Lexington breast cancer survivor finds strength in group, Colors of Promise

Lexington breast cancer survivor finds strength in group, Colors of Promise
Published: Oct. 14, 2022 at 7:12 PM EDT
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Breast cancer knows no skin color; it affects women from all different races, backgrounds, and ethnicities.

Many times when it comes to screening and care, there is often a huge disparity among women of color.

One Lexington group is using their sisterhood to be a link to hope in opening up a conversation that many times goes unspoken.

Inside the walls of the First African Baptist Church is a place not just for worshipping.

It is also a place to feel safe, a place for learning and healing, and for Nancy Garth to share her story.

“The thing that keeps me going is just knowing that there is a purpose, and sometimes just your presence is all that it needs,” said Nancy Garth.

In the last year, the 65-year-old has leaned on her faith more than ever after a breast cancer diagnosis, but her story starts much earlier.

Near the age of 50, doctors found some atypical cells after a routine breast screening.

When asked about family history, Garth didn’t have an answer.

“Being a typical African American female in the families, you do not really go into a lot of detail about your parent’s history or health history,” said Garth.

She took her mom to the doctor and found that at the age of 80, she had stage 4 breast cancer.

Doctors told Nancy she would need to be vigilant about her own screenings; she was until March of this year when her doctor called saying they found a mass in her breast.

“I was told on Tuesday that I had cancer of the left breast. On that Wednesday, I was able to get in to see the surgeon and met with a patient navigator, said Garth.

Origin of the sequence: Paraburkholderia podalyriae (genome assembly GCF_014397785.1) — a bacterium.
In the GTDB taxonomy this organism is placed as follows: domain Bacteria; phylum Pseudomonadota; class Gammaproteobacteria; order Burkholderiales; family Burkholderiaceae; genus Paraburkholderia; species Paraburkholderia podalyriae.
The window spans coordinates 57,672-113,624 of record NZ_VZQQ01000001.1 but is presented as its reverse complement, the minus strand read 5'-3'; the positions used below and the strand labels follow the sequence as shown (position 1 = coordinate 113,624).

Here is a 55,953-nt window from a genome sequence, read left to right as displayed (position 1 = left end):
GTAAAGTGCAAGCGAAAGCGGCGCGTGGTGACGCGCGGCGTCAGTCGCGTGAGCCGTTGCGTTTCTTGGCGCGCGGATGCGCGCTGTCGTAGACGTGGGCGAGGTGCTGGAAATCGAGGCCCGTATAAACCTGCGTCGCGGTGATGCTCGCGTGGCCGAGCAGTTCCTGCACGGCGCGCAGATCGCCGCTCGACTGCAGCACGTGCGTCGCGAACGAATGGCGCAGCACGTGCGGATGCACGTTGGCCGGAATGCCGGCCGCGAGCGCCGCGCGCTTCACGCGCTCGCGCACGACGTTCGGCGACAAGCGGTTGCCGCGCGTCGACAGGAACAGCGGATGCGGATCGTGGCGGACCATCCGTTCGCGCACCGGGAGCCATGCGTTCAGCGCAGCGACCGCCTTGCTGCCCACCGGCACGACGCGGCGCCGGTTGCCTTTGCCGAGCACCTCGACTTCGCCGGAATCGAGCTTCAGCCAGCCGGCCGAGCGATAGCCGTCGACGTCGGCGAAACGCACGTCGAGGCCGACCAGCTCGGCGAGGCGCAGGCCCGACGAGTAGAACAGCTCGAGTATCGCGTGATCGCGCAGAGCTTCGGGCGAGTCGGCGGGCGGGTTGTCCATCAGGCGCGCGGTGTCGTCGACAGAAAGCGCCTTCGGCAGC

Garth turned to her faith to guide her.

“You know my God has a way and a plan,” said Garth.

With the support of her husband, Garth chose a lumpectomy, had radiation, and is now on medication.

She found support through Colors of Promise, a sisterhood of women to lean on.

“They are your cheerleaders. You are their pep rally. They are your aunt that you can tell everything to because you can’t say it to your mom or your dad,” said Garth.

Colors of Promise aims to educate and empower women of color to take ownership of their own health.

This month Pink the Pews events, which started through Colors of Promise, not only celebrate survivors but serve to continue the conversation about health in the black community.

“Colors of Promise was the purpose, and the function behind it is to get women and men of color to be aware that your health matters,” said Garth.

Vivian Lasley-Bibbs is a founding member of Colors of Promise.

She has watched the sisterhood grow and its connection to people.

“I’d like for people to see that you look like me. I can talk to you. We try to build that trust and relationships, and it’s all about relationships, really,” said Vivian Lasley-Bibbs.

Colors of Promise was there for Nancy Garth, and now during this new season of her life as a survivor, it’s time to pass that love on to someone else.

“People need to see women who look like them. They need to see women who can still persevere,” said Garth.

Color of Promise will be participating with Consolidated Baptist Church in their Breast Cancer Awareness events on October 22nd and 23rd.

Two members of Colors of Promise will be speaking at their luncheon on Oct 22.

They will also be celebrating survivors on the 23 at the Sunday service. For more information, click here.